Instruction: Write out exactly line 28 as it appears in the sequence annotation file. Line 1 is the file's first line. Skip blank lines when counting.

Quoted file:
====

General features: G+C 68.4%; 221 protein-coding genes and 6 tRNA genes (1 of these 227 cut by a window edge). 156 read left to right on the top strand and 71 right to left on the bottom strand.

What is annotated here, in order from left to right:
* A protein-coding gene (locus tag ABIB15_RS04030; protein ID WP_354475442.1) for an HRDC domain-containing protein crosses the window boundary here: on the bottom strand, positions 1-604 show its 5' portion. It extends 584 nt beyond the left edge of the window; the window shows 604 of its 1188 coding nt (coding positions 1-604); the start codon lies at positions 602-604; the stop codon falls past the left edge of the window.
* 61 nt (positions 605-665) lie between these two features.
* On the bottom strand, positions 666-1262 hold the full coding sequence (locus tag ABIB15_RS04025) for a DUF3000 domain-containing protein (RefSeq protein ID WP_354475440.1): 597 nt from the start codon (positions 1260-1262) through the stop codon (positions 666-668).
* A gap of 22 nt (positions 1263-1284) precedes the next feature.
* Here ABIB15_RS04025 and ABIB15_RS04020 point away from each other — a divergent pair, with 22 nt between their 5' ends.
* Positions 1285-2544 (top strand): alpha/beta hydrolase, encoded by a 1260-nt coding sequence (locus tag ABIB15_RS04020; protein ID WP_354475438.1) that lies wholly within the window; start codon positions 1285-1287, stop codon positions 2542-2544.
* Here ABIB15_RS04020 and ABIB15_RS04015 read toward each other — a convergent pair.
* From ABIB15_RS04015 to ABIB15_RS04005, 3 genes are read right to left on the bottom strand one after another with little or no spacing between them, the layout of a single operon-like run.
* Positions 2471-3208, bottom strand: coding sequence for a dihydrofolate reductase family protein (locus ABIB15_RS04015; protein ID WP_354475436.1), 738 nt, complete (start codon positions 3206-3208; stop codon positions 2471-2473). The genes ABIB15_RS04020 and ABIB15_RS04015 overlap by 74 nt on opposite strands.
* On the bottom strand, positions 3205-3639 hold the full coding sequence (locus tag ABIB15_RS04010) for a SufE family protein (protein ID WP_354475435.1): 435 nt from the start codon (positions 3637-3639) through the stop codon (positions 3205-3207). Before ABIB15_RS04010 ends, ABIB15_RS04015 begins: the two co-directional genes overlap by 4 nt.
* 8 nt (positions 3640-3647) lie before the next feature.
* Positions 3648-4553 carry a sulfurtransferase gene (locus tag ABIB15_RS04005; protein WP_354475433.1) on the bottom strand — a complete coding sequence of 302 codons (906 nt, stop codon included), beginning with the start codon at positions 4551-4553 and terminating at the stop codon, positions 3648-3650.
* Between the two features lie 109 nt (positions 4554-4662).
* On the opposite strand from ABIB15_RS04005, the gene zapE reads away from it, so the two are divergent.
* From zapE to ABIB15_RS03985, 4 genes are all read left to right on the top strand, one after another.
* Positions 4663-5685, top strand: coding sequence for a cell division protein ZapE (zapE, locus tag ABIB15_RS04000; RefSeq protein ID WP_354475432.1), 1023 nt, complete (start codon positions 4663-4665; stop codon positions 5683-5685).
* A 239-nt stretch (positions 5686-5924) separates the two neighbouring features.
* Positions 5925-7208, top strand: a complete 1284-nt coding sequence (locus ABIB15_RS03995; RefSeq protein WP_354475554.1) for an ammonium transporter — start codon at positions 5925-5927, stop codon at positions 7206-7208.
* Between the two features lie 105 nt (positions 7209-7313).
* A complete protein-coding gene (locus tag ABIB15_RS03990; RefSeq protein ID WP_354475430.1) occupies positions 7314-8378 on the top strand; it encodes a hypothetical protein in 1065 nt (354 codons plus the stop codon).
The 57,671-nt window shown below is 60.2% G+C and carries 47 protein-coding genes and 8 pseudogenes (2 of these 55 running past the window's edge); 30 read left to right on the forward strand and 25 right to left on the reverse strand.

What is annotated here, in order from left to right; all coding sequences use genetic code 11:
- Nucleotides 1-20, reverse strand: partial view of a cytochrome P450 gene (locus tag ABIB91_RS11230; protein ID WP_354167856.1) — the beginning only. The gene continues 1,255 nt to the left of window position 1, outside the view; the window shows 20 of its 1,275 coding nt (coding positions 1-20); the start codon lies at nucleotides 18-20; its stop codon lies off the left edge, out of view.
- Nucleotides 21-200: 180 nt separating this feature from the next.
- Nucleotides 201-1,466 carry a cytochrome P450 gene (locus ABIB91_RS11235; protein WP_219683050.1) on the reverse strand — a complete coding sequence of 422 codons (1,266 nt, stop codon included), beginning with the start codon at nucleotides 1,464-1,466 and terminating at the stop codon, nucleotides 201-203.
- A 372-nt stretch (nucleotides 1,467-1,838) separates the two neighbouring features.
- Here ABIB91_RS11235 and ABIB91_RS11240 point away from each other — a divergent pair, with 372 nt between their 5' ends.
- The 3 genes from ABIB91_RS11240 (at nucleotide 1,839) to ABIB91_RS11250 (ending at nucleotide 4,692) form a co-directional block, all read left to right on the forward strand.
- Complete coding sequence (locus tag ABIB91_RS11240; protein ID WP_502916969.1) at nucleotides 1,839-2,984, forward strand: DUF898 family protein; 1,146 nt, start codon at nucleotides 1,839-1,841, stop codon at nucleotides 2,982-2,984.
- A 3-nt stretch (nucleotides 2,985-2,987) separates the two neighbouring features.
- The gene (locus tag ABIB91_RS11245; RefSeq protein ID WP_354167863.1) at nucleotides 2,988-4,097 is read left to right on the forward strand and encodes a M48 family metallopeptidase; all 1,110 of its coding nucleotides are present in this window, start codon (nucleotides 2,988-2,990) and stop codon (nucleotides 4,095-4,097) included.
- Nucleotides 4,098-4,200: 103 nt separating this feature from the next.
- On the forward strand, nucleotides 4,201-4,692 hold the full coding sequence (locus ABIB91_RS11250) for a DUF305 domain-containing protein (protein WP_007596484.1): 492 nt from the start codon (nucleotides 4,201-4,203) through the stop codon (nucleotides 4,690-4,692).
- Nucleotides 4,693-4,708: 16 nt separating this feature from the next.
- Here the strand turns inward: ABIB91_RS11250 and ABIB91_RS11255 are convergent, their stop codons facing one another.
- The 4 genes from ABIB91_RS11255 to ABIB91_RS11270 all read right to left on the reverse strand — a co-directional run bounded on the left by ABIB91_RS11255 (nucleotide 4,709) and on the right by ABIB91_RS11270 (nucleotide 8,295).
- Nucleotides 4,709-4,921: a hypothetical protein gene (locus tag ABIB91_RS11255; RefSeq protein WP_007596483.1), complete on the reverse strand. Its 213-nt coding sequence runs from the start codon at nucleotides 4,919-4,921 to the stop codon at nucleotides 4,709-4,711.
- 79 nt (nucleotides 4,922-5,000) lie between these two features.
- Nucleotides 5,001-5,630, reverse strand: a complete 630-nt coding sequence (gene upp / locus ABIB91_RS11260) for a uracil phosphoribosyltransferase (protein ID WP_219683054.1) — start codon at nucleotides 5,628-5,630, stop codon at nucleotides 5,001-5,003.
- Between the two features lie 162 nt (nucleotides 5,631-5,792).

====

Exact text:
- A 372-nt stretch (nucleotides 1,467-1,838) separates the two neighbouring features.